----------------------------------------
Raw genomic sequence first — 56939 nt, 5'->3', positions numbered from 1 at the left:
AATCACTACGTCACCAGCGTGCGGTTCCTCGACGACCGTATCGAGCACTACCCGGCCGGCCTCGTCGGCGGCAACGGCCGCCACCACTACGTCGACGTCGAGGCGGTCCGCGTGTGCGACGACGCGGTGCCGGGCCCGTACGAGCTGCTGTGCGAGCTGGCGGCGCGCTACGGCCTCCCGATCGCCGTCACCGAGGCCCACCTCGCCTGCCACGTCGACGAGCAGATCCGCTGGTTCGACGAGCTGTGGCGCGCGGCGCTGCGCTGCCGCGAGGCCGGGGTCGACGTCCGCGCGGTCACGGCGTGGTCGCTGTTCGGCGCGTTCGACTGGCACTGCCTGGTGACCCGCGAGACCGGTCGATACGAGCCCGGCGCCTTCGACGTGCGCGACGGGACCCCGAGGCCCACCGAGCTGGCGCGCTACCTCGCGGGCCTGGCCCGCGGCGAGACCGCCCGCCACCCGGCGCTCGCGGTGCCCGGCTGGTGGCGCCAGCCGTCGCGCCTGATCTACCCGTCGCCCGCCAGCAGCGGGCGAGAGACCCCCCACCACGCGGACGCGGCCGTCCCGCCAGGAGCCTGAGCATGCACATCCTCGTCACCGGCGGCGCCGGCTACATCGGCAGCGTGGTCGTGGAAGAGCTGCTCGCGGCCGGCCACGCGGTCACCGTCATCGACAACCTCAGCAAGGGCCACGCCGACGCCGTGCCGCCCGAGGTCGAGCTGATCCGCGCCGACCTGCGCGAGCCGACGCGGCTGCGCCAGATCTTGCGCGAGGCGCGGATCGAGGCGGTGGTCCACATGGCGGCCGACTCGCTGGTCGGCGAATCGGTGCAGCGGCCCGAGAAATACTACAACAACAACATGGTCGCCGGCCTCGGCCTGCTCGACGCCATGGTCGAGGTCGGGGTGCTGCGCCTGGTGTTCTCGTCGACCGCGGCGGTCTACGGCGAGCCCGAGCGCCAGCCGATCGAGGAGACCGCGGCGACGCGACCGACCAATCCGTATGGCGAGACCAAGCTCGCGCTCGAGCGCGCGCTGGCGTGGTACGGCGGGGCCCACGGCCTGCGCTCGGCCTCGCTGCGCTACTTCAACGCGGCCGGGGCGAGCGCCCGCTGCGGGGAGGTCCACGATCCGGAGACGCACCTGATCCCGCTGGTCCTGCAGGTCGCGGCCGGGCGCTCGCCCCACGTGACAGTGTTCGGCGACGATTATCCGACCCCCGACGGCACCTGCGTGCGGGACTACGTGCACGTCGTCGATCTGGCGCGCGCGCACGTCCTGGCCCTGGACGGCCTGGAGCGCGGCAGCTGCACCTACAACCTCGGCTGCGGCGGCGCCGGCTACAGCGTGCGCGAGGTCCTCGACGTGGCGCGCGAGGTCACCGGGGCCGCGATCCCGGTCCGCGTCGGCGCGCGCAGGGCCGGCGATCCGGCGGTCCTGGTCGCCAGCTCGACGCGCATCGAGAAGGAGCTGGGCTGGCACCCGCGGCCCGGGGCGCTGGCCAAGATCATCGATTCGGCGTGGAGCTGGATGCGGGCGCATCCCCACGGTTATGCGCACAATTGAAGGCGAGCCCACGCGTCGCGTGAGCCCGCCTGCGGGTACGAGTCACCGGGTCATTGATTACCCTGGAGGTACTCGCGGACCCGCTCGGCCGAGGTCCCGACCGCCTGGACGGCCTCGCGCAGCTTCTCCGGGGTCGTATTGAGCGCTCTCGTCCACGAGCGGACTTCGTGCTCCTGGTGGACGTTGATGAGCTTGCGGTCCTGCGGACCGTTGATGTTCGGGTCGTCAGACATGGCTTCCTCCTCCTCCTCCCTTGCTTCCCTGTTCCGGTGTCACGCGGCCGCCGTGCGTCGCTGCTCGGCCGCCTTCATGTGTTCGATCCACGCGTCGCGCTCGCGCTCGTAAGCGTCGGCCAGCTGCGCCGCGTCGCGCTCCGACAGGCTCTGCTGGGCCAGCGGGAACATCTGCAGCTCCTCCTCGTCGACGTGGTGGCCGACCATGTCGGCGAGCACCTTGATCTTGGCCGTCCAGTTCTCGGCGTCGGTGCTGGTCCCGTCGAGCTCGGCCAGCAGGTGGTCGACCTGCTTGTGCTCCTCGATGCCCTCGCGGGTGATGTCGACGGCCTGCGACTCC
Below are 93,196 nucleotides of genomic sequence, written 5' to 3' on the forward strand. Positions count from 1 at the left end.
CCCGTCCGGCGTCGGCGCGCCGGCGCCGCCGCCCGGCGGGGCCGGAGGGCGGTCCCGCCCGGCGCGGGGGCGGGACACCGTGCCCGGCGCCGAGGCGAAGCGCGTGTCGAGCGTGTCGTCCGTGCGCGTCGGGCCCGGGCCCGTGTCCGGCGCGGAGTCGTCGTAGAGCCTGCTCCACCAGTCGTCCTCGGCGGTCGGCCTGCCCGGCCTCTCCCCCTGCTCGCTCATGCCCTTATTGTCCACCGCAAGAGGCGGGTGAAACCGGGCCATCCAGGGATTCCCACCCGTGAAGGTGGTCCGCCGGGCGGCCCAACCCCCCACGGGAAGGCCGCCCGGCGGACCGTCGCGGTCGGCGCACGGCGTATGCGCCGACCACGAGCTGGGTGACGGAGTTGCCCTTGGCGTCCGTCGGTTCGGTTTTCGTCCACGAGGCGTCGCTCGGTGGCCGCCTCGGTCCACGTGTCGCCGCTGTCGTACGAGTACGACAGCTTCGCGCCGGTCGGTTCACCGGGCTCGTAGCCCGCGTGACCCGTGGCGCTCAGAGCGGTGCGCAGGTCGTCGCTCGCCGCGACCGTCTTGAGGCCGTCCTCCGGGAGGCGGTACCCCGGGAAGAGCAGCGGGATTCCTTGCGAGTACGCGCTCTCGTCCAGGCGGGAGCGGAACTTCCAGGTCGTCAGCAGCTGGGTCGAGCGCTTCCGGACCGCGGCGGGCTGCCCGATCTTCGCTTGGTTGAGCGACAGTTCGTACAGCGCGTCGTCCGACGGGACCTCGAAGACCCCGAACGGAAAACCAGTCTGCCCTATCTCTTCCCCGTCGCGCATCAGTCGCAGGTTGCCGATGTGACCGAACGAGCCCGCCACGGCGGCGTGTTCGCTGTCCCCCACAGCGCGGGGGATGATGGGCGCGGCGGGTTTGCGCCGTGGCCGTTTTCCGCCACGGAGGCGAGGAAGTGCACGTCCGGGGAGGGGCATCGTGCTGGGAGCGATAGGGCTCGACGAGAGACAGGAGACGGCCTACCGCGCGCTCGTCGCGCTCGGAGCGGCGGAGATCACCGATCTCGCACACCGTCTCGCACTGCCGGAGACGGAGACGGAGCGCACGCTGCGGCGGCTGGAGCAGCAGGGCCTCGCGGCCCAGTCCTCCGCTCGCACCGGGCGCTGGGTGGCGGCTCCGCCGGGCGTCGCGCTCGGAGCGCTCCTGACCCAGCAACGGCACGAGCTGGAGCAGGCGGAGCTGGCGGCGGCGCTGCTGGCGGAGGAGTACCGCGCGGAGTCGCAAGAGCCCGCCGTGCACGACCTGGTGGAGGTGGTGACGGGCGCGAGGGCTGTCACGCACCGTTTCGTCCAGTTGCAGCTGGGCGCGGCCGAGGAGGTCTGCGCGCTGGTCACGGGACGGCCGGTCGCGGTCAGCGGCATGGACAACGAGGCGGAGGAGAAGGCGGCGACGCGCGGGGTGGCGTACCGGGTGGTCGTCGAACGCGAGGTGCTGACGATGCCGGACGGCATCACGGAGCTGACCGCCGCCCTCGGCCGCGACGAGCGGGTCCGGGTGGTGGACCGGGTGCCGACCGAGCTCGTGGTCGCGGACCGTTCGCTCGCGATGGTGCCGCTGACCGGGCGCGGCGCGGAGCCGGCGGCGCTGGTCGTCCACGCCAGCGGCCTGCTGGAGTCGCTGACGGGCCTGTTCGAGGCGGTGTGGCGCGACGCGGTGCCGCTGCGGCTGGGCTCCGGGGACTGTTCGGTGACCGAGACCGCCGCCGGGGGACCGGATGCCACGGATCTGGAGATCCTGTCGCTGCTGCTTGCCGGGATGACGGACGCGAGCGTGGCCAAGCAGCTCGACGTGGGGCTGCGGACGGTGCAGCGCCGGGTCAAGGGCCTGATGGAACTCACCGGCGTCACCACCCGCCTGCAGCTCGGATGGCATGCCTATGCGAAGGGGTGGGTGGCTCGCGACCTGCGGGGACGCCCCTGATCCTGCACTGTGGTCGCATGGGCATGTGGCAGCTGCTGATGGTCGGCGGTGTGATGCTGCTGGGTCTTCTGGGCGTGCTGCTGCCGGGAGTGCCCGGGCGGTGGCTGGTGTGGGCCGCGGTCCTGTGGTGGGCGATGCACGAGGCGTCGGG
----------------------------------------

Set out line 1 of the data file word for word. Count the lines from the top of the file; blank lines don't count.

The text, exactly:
Raw genomic sequence first — 56939 nt, 5'->3', positions numbered from 1 at the left: